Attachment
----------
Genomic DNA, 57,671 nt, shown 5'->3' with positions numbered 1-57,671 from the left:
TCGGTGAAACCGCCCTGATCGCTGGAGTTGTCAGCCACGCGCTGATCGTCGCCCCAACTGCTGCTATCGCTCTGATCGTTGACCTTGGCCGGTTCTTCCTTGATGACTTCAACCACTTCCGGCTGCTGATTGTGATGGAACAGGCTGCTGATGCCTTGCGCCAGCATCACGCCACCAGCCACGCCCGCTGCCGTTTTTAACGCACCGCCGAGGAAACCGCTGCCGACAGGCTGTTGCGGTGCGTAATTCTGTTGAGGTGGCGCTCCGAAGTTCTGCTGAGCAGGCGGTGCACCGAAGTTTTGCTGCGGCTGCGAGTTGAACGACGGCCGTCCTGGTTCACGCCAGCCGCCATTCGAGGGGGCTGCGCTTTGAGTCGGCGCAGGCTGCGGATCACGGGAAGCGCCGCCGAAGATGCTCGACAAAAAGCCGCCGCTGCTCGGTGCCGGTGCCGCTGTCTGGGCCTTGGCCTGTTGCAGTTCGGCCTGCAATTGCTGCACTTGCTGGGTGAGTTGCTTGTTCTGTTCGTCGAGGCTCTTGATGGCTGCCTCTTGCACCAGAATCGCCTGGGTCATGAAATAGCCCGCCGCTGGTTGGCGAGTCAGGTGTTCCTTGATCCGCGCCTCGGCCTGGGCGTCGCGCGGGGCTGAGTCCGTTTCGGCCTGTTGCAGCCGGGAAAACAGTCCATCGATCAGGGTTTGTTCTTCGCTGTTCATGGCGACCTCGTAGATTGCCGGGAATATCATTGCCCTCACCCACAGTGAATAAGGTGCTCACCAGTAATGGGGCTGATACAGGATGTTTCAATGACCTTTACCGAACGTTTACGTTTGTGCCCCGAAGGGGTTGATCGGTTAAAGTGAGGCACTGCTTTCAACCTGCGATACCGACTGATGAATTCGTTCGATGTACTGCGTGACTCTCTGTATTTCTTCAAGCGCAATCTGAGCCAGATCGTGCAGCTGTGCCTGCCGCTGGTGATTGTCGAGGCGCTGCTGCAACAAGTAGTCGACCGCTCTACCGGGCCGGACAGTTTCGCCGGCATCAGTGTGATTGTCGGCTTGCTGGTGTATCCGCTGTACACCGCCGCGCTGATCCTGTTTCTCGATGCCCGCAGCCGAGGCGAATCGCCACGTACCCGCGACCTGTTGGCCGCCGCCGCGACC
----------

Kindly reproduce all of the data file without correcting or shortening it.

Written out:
Genomic DNA, 57,671 nt, shown 5'->3' with positions numbered 1-57,671 from the left:
TCGGTGAAACCGCCCTGATCGCTGGAGTTGTCAGCCACGCGCTGATCGTCGCCCCAACTGCTGCTATCGCTCTGATCGTTGACCTTGGCCGGTTCTTCCTTGATGACTTCAACCACTTCCGGCTGCTGATTGTGATGGAACAGGCTGCTGATGCCTTGCGCCAGCATCACGCCACCAGCCACGCCCGCTGCCGTTTTTAACGCACCGCCGAGGAAACCGCTGCCGACAGGCTGTTGCGGTGCGTAATTCTGTTGAGGTGGCGCTCCGAAGTTCTGCTGAGCAGGCGGTGCACCGAAGTTTTGCTGCGGCTGCGAGTTGAACGACGGCCGTCCTGGTTCACGCCAGCCGCCATTCGAGGGGGCTGCGCTTTGAGTCGGCGCAGGCTGCGGATCACGGGAAGCGCCGCCGAAGATGCTCGACAAAAAGCCGCCGCTGCTCGGTGCCGGTGCCGCTGTCTGGGCCTTGGCCTGTTGCAGTTCGGCCTGCAATTGCTGCACTTGCTGGGTGAGTTGCTTGTTCTGTTCGTCGAGGCTCTTGATGGCTGCCTCTTGCACCAGAATCGCCTGGGTCATGAAATAGCCCGCCGCTGGTTGGCGAGTCAGGTGTTCCTTGATCCGCGCCTCGGCCTGGGCGTCGCGCGGGGCTGAGTCCGTTTCGGCCTGTTGCAGCCGGGAAAACAGTCCATCGATCAGGGTTTGTTCTTCGCTGTTCATGGCGACCTCGTAGATTGCCGGGAATATCATTGCCCTCACCCACAGTGAATAAGGTGCTCACCAGTAATGGGGCTGATACAGGATGTTTCAATGACCTTTACCGAACGTTTACGTTTGTGCCCCGAAGGGGTTGATCGGTTAAAGTGAGGCACTGCTTTCAACCTGCGATACCGACTGATGAATTCGTTCGATGTACTGCGTGACTCTCTGTATTTCTTCAAGCGCAATCTGAGCCAGATCGTGCAGCTGTGCCTGCCGCTGGTGATTGTCGAGGCGCTGCTGCAACAAGTAGTCGACCGCTCTACCGGGCCGGACAGTTTCGCCGGCATCAGTGTGATTGTCGGCTTGCTGGTGTATCCGCTGTACACCGCCGCGCTGATCCTGTTTCTCGATGCCCGCAGCCGAGGCGAATCGCCACGTACCCGCGACCTGTTGGCCGCCGCCGCGACC